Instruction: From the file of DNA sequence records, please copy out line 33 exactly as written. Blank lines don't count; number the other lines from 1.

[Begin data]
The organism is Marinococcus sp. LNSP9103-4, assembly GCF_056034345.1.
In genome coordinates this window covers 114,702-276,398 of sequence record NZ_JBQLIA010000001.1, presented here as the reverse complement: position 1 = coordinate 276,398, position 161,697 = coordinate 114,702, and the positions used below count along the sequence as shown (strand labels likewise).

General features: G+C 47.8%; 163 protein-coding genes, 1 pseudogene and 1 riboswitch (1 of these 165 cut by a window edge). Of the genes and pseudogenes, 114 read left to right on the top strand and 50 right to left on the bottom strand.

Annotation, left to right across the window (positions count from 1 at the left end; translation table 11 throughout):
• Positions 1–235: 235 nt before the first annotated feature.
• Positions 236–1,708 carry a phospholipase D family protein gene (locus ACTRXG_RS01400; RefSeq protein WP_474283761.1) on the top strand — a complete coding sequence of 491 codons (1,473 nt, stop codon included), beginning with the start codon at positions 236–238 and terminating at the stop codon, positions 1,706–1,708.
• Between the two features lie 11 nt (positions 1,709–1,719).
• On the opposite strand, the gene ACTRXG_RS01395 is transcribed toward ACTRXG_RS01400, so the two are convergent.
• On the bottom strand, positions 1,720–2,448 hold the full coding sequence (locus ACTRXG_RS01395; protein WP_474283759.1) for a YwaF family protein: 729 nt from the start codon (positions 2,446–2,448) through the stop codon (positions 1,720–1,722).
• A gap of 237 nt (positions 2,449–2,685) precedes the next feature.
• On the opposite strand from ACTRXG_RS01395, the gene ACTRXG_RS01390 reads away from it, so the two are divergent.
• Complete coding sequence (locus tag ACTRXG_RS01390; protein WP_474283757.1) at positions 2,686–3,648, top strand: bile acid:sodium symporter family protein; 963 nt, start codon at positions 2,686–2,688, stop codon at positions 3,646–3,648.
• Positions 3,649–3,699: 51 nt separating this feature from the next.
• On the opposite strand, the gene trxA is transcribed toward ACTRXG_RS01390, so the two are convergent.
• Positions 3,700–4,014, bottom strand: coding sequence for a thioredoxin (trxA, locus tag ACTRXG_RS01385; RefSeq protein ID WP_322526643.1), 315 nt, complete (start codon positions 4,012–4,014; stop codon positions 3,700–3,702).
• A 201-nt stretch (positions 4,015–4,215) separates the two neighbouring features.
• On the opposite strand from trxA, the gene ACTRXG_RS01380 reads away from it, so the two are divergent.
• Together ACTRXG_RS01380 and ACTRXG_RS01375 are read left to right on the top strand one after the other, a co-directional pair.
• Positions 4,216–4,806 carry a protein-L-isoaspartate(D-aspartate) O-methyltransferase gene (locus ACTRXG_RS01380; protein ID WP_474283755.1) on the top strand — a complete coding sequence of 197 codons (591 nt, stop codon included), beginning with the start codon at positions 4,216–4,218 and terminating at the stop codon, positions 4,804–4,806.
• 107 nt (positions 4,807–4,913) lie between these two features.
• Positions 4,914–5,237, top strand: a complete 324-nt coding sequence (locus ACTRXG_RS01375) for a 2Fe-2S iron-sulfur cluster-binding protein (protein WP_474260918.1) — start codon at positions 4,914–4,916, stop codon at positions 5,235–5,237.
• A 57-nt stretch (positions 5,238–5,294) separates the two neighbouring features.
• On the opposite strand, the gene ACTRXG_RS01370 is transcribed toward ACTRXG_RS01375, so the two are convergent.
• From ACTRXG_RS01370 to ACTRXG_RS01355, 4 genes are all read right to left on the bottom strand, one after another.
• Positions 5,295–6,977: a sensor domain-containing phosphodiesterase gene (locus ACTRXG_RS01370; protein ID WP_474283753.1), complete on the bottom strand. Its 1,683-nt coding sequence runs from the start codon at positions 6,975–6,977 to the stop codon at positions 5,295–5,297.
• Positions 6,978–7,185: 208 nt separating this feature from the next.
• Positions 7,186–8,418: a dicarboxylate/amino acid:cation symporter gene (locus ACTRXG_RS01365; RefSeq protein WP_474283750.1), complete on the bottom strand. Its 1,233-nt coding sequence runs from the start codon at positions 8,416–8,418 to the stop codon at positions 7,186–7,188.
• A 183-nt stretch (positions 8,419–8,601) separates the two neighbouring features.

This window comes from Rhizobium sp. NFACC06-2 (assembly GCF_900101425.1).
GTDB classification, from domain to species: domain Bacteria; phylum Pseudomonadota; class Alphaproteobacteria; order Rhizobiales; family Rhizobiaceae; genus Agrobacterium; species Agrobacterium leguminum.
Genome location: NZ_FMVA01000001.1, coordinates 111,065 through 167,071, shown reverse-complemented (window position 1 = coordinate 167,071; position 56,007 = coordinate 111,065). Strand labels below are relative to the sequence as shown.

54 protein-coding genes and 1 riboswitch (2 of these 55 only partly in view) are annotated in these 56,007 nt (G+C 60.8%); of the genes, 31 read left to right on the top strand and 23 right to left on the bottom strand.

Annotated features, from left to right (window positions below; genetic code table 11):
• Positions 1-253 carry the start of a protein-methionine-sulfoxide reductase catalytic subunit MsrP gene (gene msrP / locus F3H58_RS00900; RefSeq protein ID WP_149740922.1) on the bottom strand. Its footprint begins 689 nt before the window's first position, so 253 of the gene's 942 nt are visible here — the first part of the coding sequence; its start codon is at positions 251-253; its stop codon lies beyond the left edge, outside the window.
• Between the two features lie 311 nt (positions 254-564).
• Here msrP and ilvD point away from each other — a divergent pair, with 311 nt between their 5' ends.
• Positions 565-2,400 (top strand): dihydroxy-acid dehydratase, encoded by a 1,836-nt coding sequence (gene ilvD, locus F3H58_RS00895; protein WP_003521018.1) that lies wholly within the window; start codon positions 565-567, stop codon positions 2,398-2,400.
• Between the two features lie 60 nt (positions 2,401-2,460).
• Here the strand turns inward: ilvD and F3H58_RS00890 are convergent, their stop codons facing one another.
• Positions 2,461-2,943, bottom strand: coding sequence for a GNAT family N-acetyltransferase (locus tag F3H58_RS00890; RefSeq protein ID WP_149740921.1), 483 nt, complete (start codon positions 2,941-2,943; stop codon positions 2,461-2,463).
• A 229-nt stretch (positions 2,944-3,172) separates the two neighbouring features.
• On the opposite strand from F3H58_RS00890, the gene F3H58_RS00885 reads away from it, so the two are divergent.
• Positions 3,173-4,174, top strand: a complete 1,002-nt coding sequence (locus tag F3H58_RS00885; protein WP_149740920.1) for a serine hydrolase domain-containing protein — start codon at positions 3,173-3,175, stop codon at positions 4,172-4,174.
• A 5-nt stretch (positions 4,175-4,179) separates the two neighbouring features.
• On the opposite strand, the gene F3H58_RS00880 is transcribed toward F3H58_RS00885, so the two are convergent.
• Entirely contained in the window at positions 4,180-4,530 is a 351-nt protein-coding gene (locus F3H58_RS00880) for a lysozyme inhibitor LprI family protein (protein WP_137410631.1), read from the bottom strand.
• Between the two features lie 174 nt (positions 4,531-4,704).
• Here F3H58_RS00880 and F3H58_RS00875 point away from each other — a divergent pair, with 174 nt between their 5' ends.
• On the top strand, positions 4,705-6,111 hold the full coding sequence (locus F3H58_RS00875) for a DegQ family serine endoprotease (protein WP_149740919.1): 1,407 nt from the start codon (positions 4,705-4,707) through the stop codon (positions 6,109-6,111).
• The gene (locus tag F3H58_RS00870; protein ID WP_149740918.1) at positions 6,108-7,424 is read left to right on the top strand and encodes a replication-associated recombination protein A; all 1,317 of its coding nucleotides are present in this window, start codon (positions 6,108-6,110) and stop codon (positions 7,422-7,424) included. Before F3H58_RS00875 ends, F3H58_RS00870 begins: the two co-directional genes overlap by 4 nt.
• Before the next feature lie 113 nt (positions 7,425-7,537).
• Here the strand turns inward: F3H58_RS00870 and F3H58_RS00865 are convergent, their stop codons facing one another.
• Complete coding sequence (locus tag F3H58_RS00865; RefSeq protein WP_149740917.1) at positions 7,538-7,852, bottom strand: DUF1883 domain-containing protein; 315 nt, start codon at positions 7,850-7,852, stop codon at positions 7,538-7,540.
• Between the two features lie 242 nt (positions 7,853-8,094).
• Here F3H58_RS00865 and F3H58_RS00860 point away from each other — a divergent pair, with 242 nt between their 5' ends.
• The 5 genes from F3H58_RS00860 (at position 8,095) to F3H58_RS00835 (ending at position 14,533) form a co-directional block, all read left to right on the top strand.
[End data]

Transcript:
Annotated features, from left to right (window positions below; genetic code table 11):